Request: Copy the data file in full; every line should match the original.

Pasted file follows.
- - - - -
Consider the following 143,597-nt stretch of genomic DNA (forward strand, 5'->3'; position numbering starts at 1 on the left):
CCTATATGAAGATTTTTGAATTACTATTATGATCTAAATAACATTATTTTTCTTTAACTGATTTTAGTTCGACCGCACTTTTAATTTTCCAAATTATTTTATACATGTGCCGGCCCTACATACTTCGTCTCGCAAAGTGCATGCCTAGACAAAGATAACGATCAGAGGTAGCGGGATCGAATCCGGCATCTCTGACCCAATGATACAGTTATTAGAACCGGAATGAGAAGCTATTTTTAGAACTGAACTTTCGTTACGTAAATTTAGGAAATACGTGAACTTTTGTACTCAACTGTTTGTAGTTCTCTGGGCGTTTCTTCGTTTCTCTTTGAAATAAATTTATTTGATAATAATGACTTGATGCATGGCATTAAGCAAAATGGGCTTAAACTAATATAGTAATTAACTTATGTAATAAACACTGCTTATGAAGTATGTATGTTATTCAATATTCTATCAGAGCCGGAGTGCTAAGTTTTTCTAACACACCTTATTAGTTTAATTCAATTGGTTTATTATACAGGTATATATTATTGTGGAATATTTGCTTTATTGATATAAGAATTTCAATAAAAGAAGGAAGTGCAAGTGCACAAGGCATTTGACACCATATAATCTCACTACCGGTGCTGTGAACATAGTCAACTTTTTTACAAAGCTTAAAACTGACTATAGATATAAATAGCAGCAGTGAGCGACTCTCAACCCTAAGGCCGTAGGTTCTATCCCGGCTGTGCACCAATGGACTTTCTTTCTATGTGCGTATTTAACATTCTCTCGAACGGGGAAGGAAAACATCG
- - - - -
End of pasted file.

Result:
Consider the following 143,597-nt stretch of genomic DNA (forward strand, 5'->3'; position numbering starts at 1 on the left):
CCTATATGAAGATTTTTGAATTACTATTATGATCTAAATAACATTATTTTTCTTTAACTGATTTTAGTTCGACCGCACTTTTAATTTTCCAAATTATTTTATACATGTGCCGGCCCTACATACTTCGTCTCGCAAAGTGCATGCCTAGACAAAGATAACGATCAGAGGTAGCGGGATCGAATCCGGCATCTCTGACCCAATGATACAGTTATTAGAACCGGAATGAGAAGCTATTTTTAGAACTGAACTTTCGTTACGTAAATTTAGGAAATACGTGAACTTTTGTACTCAACTGTTTGTAGTTCTCTGGGCGTTTCTTCGTTTCTCTTTGAAATAAATTTATTTGATAATAATGACTTGATGCATGGCATTAAGCAAAATGGGCTTAAACTAATATAGTAATTAACTTATGTAATAAACACTGCTTATGAAGTATGTATGTTATTCAATATTCTATCAGAGCCGGAGTGCTAAGTTTTTCTAACACACCTTATTAGTTTAATTCAATTGGTTTATTATACAGGTATATATTATTGTGGAATATTTGCTTTATTGATATAAGAATTTCAATAAAAGAAGGAAGTGCAAGTGCACAAGGCATTTGACACCATATAATCTCACTACCGGTGCTGTGAACATAGTCAACTTTTTTACAAAGCTTAAAACTGACTATAGATATAAATAGCAGCAGTGAGCGACTCTCAACCCTAAGGCCGTAGGTTCTATCCCGGCTGTGCACCAATGGACTTTCTTTCTATGTGCGTATTTAACATTCTCTCGAACGGGGAAGGAAAACATCG